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Motion Detection System Could Prevent Injuries To Pitchers’ Arms

MAYWOOD, Ill. (UPI) — U.S. sports medicine experts say a new motion detection system could identify baseball pitchers who are at risk of shoulder injuries.

While existing systems that evaluate pitchers’ throwing motions require cameras and other sophisticated equipment and generally are confined to indoor use, the new system can be used on the field and requires only a laptop computer, researchers at Loyola University reported Tuesday.

In a well-rested pitcher, the upper arm bone and the shoulder blade move in concert, dubbed the scapulo-humeral rhythm. But after a pitcher has been on the mound for a while, the muscles begin to tire, and that rhythm begins to deteriorate, which can lead to shoulder injuries.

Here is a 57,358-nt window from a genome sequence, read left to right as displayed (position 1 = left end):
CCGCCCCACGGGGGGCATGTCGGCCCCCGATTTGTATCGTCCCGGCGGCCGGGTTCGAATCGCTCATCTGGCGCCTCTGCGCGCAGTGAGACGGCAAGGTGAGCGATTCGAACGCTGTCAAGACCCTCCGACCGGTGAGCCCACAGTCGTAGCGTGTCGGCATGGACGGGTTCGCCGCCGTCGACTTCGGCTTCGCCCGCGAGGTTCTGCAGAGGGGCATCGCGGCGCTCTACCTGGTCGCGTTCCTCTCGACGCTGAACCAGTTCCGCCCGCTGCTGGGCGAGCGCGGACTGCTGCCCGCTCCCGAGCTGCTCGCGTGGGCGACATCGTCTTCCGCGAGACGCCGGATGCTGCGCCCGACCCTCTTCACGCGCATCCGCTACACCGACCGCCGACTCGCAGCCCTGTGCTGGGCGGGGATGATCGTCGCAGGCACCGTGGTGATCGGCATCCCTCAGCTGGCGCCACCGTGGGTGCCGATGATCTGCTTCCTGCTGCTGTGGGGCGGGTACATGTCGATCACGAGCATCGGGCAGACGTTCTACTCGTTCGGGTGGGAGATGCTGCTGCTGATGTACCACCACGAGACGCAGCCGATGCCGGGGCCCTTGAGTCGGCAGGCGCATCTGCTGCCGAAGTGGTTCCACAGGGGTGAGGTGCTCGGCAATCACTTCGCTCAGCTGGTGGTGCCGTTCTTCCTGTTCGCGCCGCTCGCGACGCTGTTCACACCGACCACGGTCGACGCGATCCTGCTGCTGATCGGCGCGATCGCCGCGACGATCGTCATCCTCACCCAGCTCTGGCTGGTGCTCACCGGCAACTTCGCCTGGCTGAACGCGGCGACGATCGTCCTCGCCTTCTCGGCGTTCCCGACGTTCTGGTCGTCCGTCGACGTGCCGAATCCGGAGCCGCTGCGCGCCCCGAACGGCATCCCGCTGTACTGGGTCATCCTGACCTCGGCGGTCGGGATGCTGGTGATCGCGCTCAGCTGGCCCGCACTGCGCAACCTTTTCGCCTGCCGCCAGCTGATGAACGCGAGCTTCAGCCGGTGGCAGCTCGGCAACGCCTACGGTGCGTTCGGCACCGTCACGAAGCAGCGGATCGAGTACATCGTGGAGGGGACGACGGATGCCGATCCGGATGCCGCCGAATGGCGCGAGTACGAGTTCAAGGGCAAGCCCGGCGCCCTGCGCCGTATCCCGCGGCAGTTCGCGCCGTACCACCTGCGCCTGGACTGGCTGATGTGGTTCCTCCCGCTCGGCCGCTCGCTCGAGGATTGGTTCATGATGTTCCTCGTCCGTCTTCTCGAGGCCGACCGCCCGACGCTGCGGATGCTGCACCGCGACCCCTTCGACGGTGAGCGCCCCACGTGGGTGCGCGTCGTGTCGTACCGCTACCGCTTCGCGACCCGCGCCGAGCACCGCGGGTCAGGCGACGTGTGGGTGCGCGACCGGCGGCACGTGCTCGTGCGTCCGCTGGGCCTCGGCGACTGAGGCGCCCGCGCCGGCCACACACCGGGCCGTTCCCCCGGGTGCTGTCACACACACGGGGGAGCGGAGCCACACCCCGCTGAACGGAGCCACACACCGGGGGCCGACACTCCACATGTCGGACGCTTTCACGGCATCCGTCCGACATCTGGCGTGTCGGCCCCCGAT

The Loyola system, called the Xbus Kit, positions sensors on the pitcher’s arms and torso that gather information using gyroscopes, magnetometers and accelerometers to detect deterioration in the scapulo-humeral rhythm.

The study demonstrates the feasibility of using the portable tracking system to identify college-age pitchers who are at risk for shoulder injuries, Loyola University Medical Center sports medicine surgeon Pietro Tonino said.

Such at-risk pitchers could undergo strengthening exercises and physical therapy to prevent injures, he said.

There are plans to next test the tracking system on Little League pitchers, Tonino and his study colleagues said.

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  • Jeff

    They need that system in girls’ soccer as well where the injury rate approaches NFL levels. The girls’ flexibility added to the fact they don’t move like boys places their knees at greater risk of injury. Sounds like this system could really help in training girls to move a little more like boys do.

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